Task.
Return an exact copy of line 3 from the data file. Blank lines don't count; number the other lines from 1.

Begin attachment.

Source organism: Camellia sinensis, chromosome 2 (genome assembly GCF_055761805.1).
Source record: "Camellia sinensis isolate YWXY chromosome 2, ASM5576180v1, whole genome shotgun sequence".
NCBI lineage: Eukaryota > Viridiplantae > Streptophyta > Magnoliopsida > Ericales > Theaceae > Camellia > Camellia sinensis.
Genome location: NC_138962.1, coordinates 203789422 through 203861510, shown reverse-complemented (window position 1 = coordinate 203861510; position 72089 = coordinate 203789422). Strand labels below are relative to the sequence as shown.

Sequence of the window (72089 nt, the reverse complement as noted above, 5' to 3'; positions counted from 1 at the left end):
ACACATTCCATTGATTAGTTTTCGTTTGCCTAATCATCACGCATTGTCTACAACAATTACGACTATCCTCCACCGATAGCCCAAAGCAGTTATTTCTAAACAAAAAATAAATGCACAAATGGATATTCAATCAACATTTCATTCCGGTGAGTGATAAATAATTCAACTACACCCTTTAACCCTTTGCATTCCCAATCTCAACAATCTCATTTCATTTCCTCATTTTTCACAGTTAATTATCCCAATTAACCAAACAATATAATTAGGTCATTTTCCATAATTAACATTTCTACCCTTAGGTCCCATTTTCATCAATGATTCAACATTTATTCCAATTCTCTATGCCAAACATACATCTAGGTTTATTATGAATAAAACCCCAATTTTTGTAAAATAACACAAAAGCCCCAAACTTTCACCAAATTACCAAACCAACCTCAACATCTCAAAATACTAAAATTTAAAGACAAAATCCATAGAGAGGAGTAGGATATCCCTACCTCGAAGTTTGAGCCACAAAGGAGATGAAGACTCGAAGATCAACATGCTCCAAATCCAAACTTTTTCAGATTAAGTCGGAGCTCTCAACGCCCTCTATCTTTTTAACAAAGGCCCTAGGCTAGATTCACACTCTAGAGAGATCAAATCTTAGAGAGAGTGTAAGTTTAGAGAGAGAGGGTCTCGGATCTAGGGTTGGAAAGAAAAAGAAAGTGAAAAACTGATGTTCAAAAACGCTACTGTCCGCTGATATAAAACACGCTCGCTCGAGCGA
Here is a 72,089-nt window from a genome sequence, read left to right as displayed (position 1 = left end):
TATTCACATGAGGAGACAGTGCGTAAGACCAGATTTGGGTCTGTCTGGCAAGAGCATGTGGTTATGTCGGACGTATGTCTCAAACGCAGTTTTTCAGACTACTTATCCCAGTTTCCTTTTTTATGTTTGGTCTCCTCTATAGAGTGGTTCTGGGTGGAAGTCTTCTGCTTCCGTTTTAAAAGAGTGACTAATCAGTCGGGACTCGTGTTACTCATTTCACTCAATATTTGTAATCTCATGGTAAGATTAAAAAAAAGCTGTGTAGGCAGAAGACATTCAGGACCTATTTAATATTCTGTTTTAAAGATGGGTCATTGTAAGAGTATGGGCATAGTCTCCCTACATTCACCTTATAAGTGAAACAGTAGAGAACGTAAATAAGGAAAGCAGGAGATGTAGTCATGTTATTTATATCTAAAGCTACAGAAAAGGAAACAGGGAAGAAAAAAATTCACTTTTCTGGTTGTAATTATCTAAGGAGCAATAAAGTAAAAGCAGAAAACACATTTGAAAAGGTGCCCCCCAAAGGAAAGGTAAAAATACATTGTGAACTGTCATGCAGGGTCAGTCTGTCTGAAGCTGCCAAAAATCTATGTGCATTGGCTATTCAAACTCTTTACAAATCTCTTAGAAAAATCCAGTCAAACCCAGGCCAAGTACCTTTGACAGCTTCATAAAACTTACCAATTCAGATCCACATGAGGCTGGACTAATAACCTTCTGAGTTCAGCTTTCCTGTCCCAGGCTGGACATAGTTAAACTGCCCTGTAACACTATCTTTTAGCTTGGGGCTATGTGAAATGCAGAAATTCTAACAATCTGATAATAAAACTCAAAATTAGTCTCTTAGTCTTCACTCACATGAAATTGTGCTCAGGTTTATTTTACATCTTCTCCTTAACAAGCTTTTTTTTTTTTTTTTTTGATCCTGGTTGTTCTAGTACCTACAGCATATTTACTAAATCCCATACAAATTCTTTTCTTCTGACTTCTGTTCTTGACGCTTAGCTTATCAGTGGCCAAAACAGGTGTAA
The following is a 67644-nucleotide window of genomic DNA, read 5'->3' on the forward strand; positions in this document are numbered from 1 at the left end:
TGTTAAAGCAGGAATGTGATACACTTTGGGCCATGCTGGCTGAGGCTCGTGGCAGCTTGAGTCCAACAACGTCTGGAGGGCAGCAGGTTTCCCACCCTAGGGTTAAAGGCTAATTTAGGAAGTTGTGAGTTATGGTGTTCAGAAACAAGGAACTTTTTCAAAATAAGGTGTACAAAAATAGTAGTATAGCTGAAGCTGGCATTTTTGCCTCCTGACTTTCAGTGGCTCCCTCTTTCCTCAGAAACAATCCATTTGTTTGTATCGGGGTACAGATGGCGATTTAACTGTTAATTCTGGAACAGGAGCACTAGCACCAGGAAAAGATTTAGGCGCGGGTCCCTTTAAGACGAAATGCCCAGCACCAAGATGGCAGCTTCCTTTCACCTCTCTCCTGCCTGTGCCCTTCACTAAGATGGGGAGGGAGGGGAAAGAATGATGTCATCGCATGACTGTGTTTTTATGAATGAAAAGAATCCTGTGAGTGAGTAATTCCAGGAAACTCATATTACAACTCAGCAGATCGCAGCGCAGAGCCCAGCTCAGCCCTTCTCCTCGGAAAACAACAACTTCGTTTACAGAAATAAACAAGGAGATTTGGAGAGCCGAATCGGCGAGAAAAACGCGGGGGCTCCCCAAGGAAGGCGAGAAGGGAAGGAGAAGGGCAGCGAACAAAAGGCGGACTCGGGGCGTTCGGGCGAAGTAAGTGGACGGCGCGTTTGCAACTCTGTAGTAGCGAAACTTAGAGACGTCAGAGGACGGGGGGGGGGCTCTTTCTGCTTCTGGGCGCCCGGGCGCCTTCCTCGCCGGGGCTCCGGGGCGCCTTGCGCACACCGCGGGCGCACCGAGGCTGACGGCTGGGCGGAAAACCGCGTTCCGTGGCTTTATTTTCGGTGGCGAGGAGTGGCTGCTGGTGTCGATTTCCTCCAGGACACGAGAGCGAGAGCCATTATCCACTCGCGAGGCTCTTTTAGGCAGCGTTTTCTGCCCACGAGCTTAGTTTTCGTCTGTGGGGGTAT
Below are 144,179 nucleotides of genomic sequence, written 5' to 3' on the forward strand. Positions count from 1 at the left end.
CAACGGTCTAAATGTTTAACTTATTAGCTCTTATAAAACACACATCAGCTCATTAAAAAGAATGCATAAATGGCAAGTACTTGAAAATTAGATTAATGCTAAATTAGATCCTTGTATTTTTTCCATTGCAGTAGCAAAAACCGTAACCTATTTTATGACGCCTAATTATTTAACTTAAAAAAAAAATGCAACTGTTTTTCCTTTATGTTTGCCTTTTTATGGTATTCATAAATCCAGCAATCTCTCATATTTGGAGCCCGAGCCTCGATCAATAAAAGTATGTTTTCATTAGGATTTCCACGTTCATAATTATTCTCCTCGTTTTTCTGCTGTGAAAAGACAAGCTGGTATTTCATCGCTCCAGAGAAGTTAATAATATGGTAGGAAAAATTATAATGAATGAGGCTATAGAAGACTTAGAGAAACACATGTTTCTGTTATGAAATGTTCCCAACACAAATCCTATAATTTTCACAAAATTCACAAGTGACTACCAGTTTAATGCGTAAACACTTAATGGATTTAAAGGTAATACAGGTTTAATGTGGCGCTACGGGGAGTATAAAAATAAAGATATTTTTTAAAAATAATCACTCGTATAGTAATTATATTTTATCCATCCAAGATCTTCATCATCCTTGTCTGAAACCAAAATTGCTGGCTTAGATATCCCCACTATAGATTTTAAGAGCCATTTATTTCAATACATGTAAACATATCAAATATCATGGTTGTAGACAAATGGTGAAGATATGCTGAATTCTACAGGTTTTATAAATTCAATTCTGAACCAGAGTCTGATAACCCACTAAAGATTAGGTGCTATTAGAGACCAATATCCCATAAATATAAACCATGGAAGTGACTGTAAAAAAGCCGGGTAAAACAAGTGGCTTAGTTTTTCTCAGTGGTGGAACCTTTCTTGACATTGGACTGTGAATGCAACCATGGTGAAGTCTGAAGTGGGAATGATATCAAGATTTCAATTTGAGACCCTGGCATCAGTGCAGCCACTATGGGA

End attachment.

NCBI lineage: Eukaryota > Viridiplantae > Streptophyta > Magnoliopsida > Ericales > Theaceae > Camellia > Camellia sinensis.